President Santos in Europe Seeking Funds for Peace

Justice For Colombia News | on: Tuesday, 4 November 2014

President Santos is today in Brussels, the second stop in his European tour. This visit seeks European political and financial support for Colombia’s post-conflict, if the peace talks are successfully concluded. Santos has already visited Madrid, where the Spanish government has promised its support for the idea of a European fund for the consolidation of peace in Colombia. Santos is also scheduled to visit Paris, Berlin and London.

In Belgium Santos will meet with King Phillip of Belgium and Belgian PM, Charles Michel, as well as meeting EU officials – the president of the European Council, Herman van Rompuy, as well as the Security and Foreign Policy representative Federica Mogherini, the President of the European Parliament, Martin Schultz while also participating in a session of the Foreign Affairs Commission of the Parliament.

Santos stated that in Europe he will be asking for “sufficient steps” to be taken to legally set up a fund that would be one several used to finance post-conflict commitments. The Colombian Senate’s Peace Commission has calculated that at least 35 billion euros (90 trillion Colombian pesos) would be necessary to implement the agreements. So far the German Credit Bank for Reconstruction and Development has agreed to provide Colombia with a $100 million dollar loan.

In a statement JFC Vice-President and human rights campaigner Richard Howitt MEP (S&D, UK) said "I hope today's visit by President Santos can trigger greater international and specifically European support for a genuine, inclusive and lasting peace process in Colombia.” Adding that "peace must involve all responsible for the conflict and must benefit all who have suffered so much from it." The latter comment alludes to some of the issues that remain in the talks, in particular that civil society has been largely excluded from the talks process. Howitt also called on the Colombian government to release Hubert Ballesteros, the trade union leader unjustly imprisoned a year ago, and raised concerns about the safety of Senator Ivan Cepeda. Senator Cepeda is a leading human rights defender who has been key to exposing former-president Uribe’s links to paramilitarism and who has received death threats multiple times recently.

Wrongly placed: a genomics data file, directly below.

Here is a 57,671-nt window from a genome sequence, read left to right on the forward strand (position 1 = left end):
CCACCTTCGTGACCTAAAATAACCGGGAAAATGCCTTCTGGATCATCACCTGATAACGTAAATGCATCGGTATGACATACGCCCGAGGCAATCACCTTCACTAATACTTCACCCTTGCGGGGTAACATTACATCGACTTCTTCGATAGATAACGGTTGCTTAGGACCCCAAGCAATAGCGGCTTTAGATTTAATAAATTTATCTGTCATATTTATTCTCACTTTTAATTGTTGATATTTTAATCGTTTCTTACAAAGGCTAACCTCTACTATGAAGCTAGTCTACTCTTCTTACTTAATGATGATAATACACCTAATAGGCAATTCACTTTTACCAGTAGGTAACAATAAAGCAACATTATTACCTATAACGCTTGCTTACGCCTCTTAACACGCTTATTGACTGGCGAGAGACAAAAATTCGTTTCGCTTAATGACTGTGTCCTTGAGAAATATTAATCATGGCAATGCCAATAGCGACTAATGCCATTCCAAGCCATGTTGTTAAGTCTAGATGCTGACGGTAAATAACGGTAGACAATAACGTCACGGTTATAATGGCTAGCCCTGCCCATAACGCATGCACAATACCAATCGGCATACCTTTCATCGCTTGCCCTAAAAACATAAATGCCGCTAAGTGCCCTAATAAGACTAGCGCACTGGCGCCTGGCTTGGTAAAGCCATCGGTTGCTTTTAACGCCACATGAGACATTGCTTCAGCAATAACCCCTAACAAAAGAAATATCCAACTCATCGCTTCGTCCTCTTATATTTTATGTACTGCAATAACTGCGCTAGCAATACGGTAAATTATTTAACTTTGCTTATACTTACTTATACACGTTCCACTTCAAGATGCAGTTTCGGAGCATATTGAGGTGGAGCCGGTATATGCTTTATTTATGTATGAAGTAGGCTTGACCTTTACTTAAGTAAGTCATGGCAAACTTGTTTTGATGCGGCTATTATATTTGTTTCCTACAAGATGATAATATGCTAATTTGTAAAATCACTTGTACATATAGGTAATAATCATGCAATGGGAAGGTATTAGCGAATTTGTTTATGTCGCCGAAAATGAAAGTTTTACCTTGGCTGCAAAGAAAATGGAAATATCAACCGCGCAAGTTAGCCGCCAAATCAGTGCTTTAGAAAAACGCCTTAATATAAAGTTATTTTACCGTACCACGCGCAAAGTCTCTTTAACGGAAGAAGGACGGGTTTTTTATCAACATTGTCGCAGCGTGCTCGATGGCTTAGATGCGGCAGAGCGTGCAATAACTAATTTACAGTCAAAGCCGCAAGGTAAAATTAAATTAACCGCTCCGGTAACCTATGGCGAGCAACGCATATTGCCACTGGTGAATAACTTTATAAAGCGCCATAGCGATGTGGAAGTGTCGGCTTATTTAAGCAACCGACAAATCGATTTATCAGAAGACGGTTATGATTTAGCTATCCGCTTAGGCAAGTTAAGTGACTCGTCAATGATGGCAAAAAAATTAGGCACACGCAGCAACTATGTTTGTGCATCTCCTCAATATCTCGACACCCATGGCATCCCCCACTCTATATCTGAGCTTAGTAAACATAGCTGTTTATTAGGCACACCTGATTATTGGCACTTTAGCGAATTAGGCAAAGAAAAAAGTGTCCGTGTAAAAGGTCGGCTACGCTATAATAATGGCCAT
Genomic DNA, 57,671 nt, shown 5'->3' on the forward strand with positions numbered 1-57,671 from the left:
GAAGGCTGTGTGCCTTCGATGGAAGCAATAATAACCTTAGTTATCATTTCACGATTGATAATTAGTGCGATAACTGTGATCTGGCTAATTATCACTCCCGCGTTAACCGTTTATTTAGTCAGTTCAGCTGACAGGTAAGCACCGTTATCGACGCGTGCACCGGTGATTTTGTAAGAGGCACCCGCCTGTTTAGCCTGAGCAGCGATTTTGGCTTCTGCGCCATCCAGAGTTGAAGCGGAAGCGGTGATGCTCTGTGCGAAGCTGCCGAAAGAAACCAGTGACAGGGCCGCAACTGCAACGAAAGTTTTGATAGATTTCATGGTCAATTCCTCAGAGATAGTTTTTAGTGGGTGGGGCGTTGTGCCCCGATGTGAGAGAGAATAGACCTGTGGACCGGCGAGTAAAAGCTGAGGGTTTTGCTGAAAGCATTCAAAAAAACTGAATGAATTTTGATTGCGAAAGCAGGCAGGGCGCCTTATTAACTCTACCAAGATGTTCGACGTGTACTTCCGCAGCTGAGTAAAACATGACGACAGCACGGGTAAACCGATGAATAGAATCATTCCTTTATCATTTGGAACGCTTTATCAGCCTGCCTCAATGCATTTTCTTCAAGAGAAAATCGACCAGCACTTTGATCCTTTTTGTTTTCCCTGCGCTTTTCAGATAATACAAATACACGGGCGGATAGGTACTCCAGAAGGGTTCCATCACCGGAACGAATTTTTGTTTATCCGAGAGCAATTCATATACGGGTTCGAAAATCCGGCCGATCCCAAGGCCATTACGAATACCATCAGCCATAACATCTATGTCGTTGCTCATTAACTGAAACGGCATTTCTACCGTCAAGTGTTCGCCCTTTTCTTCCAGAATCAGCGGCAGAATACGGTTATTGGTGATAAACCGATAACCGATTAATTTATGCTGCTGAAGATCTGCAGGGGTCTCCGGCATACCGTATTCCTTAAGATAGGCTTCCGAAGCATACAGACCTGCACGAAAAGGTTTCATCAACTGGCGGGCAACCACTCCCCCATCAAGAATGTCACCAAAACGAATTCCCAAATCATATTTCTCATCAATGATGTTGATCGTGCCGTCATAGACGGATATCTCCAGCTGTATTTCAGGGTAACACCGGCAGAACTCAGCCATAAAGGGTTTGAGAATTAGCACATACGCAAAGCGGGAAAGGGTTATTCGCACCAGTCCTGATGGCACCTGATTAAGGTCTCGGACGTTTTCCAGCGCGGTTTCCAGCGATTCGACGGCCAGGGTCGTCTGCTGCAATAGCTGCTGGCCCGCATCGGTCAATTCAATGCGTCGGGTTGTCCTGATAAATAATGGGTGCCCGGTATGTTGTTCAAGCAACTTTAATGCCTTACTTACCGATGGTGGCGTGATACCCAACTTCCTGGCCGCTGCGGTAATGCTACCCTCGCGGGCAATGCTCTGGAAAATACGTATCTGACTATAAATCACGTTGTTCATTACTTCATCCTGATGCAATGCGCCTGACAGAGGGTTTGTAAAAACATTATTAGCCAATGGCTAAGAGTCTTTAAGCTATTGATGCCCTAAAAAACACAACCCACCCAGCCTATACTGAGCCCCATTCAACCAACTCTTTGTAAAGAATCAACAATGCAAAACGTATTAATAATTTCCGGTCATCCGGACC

While the current talks have advanced further than any previous negotiations, the knottiest issues are yet to be resolved at the table. Furthermore, observers point out that there is still strong opposition to the talks among the extreme right in Colombia, and among some sectors of the armed forces who fear prosecution for abuses committed during the conflict. With regard to EU funding for the implementation of peace in Colombia, it is unclear whether the bloc will be able to provide a substantial proportion of what is required given the current financial crisis affecting much of the region.



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